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Posts for tag: Root Canal

Sports and Dental Injuries

If you regularly participate in sports or other physical activity, you’re at a higher risk for dental injuries. While chipped teeth are the most common result of these injuries, a few may result in more serious trauma — dislodged, cracked or knocked out teeth. In these cases, the core of the tooth — the pulp — and the root may have been damaged. Saving the tooth may require endodontic treatment and possibly the expertise of a specialist in the field, an endodontist.

Endodontics, from the Greek words for “within” and “tooth,” is a specialty of dentistry that treats disease or damage affecting the inner parts of a tooth, particularly the pulp chamber, the root canals, and the root. While all dentists are trained in endodontic procedures, an endodontist has advanced training, experience and specialized equipment to address complex cases.

The type of endodontic treatment needed for an injured tooth will depend on the extent of damage. A mature, permanent tooth with pulp damage, for example, may require a root canal treatment. In this procedure the pulp chamber and root canals are thoroughly cleaned out, and then are filled with a special filling to prevent any future infection. Later the tooth should be crowned to permanently seal it. Although a general dentist may perform a root canal, more complex cases, such as a tooth with an extensive root canal network, may need to be performed by an endodontist using microscopic equipment.

A tooth that has undergone severe trauma, especially a knocked out tooth, will need extensive follow-up care by a general dentist and possibly an endodontist to improve its chances of long-term survival. Because of the severity, the tooth may lose viability and the body ultimately may begin to reject it. For this reason, the tooth should be monitored on a regular basis and may need further treatment from time to time, even up to five years after the injury.

One final word: if you participate in sports or exercise activity, you can significantly reduce your risk of dental injury with a mouthguard. There are various types, but the best protection is one custom designed to fit the specific contours of your mouth. We’ll be glad to advise you further on how to protect your teeth from injury.

If you would like more information on dental injury prevention and treatment, please contact us or schedule an appointment for a consultation. You can also learn more about this topic by reading the Dear Doctor magazine article “Trauma & Nerve Damage to Teeth.”

Woman Touching Cheek Due to Toothache

Do you know the signs that may indicate that you need a root canal? Our Phoenix, AZ, dentists, Dr. Linda Beguin and Dr. Gary Steen of CenterCare Dental Group, can help you determine if you have an at-risk tooth.

Pain when eating

Chewing, or even pressing on your tooth with your finger, can cause pain if you need a root canal. You may also experience sensitivity when you eat or drink hot or cold foods and beverages. Pain can continue for as long as 30 minutes after you finish eating or drinking. Pain and other root canal symptoms occur when the pulp in the center of your tooth becomes inflamed or infected. Root canals remove the pulp and replace it with a rubber-based filling material.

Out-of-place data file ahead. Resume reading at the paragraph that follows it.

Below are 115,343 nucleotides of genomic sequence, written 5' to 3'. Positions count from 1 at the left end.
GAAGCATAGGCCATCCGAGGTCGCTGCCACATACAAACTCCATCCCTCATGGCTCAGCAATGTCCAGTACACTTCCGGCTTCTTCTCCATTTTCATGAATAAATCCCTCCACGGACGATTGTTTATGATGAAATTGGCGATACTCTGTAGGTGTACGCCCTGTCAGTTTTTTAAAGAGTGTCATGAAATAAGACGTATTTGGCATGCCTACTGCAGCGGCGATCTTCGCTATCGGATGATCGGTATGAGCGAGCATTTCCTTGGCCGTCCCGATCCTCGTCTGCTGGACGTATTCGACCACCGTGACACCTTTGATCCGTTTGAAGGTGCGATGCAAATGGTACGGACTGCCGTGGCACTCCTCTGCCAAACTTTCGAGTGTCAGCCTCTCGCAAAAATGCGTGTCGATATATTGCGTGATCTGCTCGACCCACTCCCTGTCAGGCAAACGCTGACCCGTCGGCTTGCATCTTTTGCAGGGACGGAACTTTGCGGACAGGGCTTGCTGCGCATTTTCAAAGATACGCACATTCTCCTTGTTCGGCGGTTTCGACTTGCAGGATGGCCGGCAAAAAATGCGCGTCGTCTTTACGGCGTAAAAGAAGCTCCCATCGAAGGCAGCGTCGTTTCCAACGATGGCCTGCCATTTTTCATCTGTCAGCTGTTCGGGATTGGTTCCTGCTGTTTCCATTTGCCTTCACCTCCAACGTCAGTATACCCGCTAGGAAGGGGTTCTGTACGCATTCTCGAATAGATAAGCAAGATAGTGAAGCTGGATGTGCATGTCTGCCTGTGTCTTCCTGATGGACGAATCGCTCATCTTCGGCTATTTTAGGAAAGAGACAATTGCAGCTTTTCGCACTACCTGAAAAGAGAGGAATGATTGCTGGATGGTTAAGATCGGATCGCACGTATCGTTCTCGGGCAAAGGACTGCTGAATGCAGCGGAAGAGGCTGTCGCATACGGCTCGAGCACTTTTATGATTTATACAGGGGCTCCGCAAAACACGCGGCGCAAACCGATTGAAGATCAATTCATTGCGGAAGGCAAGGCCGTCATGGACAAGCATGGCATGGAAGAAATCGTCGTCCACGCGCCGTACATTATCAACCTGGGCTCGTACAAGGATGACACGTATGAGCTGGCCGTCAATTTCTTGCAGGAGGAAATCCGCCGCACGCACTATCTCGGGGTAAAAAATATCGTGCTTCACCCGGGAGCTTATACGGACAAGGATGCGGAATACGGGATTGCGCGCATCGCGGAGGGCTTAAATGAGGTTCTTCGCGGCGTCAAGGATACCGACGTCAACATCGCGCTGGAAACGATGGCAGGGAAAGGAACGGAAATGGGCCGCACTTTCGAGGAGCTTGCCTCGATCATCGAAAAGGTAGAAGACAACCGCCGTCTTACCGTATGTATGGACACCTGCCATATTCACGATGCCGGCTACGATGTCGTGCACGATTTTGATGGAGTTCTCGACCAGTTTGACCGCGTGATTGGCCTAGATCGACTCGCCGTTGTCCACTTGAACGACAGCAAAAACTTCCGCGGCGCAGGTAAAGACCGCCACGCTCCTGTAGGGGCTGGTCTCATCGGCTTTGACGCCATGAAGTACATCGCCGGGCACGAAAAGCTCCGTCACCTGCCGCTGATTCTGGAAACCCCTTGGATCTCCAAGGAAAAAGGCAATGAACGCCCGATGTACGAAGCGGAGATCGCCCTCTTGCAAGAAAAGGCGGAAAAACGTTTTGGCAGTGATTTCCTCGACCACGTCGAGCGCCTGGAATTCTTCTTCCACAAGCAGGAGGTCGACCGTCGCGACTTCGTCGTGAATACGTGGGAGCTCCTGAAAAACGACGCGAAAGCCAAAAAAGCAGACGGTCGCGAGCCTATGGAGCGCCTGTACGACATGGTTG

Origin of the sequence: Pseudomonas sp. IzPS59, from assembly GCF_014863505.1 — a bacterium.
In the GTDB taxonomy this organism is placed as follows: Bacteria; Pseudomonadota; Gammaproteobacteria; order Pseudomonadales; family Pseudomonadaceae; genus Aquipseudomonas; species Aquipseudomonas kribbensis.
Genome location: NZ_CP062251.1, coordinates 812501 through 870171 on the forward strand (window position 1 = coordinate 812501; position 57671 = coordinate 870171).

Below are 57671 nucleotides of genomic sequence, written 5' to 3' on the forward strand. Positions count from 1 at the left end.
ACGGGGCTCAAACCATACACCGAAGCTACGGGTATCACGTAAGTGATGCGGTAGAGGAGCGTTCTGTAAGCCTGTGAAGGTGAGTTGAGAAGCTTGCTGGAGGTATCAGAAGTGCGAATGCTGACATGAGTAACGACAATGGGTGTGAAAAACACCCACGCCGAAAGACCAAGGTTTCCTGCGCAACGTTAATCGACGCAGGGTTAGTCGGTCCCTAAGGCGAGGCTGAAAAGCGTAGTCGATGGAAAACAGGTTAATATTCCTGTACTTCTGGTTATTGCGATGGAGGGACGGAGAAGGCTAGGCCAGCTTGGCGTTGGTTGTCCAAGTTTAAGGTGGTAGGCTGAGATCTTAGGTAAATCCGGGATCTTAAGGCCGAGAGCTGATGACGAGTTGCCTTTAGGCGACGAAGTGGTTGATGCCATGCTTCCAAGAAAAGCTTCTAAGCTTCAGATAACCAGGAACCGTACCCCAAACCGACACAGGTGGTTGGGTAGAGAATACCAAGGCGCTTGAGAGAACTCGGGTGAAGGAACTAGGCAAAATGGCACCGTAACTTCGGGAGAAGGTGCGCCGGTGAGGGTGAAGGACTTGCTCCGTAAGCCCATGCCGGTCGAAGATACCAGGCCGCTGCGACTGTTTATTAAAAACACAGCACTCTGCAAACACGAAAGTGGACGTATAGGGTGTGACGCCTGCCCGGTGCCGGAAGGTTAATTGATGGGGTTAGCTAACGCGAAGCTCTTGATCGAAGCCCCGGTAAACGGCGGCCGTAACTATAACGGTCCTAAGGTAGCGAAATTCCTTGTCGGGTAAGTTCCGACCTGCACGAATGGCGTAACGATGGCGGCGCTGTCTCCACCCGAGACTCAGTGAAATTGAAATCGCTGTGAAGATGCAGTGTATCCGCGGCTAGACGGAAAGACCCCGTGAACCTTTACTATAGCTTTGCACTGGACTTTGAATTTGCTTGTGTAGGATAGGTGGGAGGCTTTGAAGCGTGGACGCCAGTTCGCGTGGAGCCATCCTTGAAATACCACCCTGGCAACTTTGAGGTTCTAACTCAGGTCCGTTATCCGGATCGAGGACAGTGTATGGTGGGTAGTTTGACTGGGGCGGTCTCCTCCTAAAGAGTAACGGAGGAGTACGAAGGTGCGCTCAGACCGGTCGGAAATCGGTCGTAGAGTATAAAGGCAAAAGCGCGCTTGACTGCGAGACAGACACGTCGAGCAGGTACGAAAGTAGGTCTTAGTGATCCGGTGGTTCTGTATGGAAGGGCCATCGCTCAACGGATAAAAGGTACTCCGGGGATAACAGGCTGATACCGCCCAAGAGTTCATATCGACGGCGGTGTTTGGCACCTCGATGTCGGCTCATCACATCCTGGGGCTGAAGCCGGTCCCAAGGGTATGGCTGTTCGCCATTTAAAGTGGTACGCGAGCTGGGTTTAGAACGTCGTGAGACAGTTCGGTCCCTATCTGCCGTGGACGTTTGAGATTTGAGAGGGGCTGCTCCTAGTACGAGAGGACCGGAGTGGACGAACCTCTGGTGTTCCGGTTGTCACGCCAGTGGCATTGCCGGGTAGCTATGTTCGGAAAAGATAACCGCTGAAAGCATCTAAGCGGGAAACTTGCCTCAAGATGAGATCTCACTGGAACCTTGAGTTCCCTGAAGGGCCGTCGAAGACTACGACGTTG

Varying levels of pain

Everyone has a different pain threshold and doesn’t necessarily experience the same symptoms. Your pain may be mild or might be severe and throbbing. In the early stages of an inflammation or infection, pain may even be intermittent. It’s not a good idea to ignore tooth pain, even if it comes and goes. Treating your tooth with a root canal when you first notice that something isn’t quite right can help you avoid an abscess, a painful bacterial infection in your tooth.

Abscess symptoms

If you do develop an abscess, you’ll probably experience a few of these symptoms:

  • Pus or a pimple on the gum around the tooth
  • Fever
  • Swollen lymph glands
  • Facial swelling

Although a root canal will get rid of the infected pulp at the center of your tooth, it won’t treat your bacterial infection. You’ll also need to take a course of antibiotics. Delaying treatment may allow the bacteria to spread to other parts of your body. In some cases, it may even reach your brain or heart.

Other symptoms

An inflammation or infection in your tooth can cause your tooth to change color. If your tooth looks brown, gray or even yellower than normal, call our Phoenix office to schedule an appointment. Swelling or redness of your gums may be another sign that you may need a root canal.

Root canals help save inflamed and infected teeth. Are you worried about a tooth? Call Phoenix, AZ, dentists, Dr. Beguin and Dr. Steen of CenterCare Dental Group, at (602) 671-3956 to schedule an appointment.

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